San Mig Coffee survives Alaska; Aces putting the game under protest

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Alaska’s Rob Dozier towers over San Mig Coffee’s Yancy De Ocampo, Marc Pingris, Denzel Bowles and PJ Simon. PBA Images/Nuki Sabio

MANILA, Philippines—Head coach Tim Cone held his breath as Cyrus Baguio—uncontested—uncorked a three-pointer from the right wing with the game on the line.

Fortunately for San Mig Coffee, Baguio’s shot rimmed out as the Mixers survived Alaska, 84-83, Saturday night in the PBA Commissioner’s Cup at the Smart Araneta Coliseum.

“Cyrus hitting the shot in the end, I thought that was it,” Cone said in a sigh of relief. “I thought that was going to be the game winner.”

But instead, San Mig Coffee pulled out its eighth straight win over Alaska under Cone’s watch.

“Well it doesn’t get any exciting than that on a Saturday night… it was a great battle between two teams that played desperate (to win). They did because they want to keep the first place and they wanted to break the streak against us,” added Cone.

It appeared Cone’s winning run on his former team was about to end after prized rookie Calvin Abueva, who unleashed 20 of his career-high 27 points in the second half to go along with 11 rebounds and two blocks, completed a three-point play off a foul from Rafi Reavis that put the Aces on top, 83-82, with 44.4 ticks left.

Marc Pingris, who went on bruising battle with Abueva inside, answered back for the Mixers, who upped their mark to 5-5, on the low block with a power move inside over the rookie to give his team the lead, 84-83, with under 30 seconds left.

Alaska had another crack at the basket and a chance to retake the lead with Abueva drawing a shooting foul on Pingris with 12 seconds remaining.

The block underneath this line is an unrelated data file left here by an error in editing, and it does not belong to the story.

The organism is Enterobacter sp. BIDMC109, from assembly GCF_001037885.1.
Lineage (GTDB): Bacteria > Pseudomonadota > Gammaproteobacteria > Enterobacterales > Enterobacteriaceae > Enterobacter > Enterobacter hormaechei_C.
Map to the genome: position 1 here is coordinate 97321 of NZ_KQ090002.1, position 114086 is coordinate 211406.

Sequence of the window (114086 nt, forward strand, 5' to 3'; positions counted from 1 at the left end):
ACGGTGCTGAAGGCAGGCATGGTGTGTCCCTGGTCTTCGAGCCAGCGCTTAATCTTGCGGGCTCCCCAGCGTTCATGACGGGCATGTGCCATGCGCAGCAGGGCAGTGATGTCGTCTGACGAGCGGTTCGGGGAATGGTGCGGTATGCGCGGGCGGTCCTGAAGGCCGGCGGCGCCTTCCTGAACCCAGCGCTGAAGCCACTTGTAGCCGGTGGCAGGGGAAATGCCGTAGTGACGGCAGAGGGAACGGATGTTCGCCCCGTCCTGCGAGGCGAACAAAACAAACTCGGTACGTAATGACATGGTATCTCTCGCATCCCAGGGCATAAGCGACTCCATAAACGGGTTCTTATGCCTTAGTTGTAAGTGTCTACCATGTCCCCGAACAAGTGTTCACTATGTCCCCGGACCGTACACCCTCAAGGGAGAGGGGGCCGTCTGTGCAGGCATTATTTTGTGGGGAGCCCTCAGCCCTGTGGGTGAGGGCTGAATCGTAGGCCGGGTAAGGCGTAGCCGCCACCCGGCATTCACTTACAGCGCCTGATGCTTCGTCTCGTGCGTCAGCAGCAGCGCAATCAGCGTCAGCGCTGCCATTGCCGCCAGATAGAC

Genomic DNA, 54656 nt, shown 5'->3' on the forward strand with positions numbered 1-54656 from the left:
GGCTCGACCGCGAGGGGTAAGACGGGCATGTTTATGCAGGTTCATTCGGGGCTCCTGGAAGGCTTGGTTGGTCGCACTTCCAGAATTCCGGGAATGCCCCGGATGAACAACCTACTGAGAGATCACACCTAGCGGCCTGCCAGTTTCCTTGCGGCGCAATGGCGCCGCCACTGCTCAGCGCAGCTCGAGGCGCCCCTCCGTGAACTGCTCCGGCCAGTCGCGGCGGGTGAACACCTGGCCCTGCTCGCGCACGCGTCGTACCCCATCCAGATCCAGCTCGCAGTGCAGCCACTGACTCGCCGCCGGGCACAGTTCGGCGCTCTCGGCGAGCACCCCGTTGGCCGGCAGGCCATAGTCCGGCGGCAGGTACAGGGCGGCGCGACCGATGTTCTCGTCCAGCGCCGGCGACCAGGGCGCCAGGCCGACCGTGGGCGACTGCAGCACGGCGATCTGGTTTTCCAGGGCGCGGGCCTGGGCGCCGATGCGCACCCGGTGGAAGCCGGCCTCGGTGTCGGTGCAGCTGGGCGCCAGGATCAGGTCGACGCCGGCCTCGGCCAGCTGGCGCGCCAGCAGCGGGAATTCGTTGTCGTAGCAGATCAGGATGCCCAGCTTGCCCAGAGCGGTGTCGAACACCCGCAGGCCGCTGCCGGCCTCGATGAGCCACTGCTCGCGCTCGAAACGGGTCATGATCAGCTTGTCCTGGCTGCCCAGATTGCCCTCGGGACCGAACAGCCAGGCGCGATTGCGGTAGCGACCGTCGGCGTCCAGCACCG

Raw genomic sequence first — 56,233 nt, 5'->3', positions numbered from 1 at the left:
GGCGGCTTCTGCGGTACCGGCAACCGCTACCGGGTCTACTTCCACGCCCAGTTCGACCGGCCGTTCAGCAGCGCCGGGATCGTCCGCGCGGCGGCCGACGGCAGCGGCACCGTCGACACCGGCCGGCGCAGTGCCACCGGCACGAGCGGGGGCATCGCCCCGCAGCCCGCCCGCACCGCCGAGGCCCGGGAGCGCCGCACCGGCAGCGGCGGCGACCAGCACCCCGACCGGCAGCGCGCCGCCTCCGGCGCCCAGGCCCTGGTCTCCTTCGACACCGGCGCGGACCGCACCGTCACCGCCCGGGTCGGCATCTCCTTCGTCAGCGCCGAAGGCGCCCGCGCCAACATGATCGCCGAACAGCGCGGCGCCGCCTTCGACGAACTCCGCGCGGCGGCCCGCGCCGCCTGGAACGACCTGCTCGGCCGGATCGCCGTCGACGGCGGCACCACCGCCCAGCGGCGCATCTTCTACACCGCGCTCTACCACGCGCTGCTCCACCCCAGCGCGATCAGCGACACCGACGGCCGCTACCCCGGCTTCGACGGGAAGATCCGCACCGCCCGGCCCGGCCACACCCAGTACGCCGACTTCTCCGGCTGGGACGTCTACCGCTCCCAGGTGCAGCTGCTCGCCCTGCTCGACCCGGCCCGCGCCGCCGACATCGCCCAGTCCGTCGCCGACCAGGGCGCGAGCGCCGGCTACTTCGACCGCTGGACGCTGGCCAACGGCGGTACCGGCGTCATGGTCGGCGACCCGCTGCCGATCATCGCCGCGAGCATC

But the game would end in controversial fashion with referee Jess Ferrer blowing the whistle and call a double lane violation just before Abueva, who missed his first freebie and made the second before it got waved off, attempted his second charity.

The game would have gone into overtime had Abueva’s second free throw was counted but instead the Aces, who battled back from 10 points down with 3:50 left, took their third loss in 10 games.

“The call was made before the shot and in a game like this there are some calls you don’t make. I mean it just decided the outcome of the game right there,” said an irate Alaska coach Luigi Trillo. “The thing is you have to wait for the shot to happen then you make the call, it’s a free throw so why make the call? Why blow the whistle before the shot?”

“It’s just hard. We came back from 10 points down, I hope commissioner can see that and we’re looking for justice tonight,” Trillo added. “We’re looking for justice for that. I think they tried to file a protest. We earned the right to play into overtime.”

Denzel Bowles led the way for the Mixers with 30 points, 23 rebounds, five assists and two blocks while Mark Barroca had half of his 16 points in the fourth period.

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  • Drillon Recto

    Does Trillo knows his basketball or what? The lane violation, to remind him in case he forgot, is called when players enter the paint before the free throw is released. It doesn’t matter whether the call was made before or after the shot was made. It can be called as soon as the shooter completed the motion to shoot the free.

  • http://twitter.com/bgcorg Bienvenido de Castro

    Some officiating need to be revisited: Baguio fell down without a call being made; underneath the basket Dozier had apparently been fouled and no call was made. Thus, even if, and in addition to, a call being made before Abueva made the shot, is ruled ok (?!?), officials should be up and about in the game, not be carried out by the euphoria of the protagonists. They are referees, umpires and table officials, not players or the crowd.

  • dragon

    siguro ma-tatalo yun protesta kasi naka 2 attempt pa sila for the winning shot, kaya lang sablay pareho.yun call na sinasabi nag jump ball naman, alaska pa makakuha.judgement call yun violation,sila na ang nag sabi na before the shot was made bago pumito ang ref.

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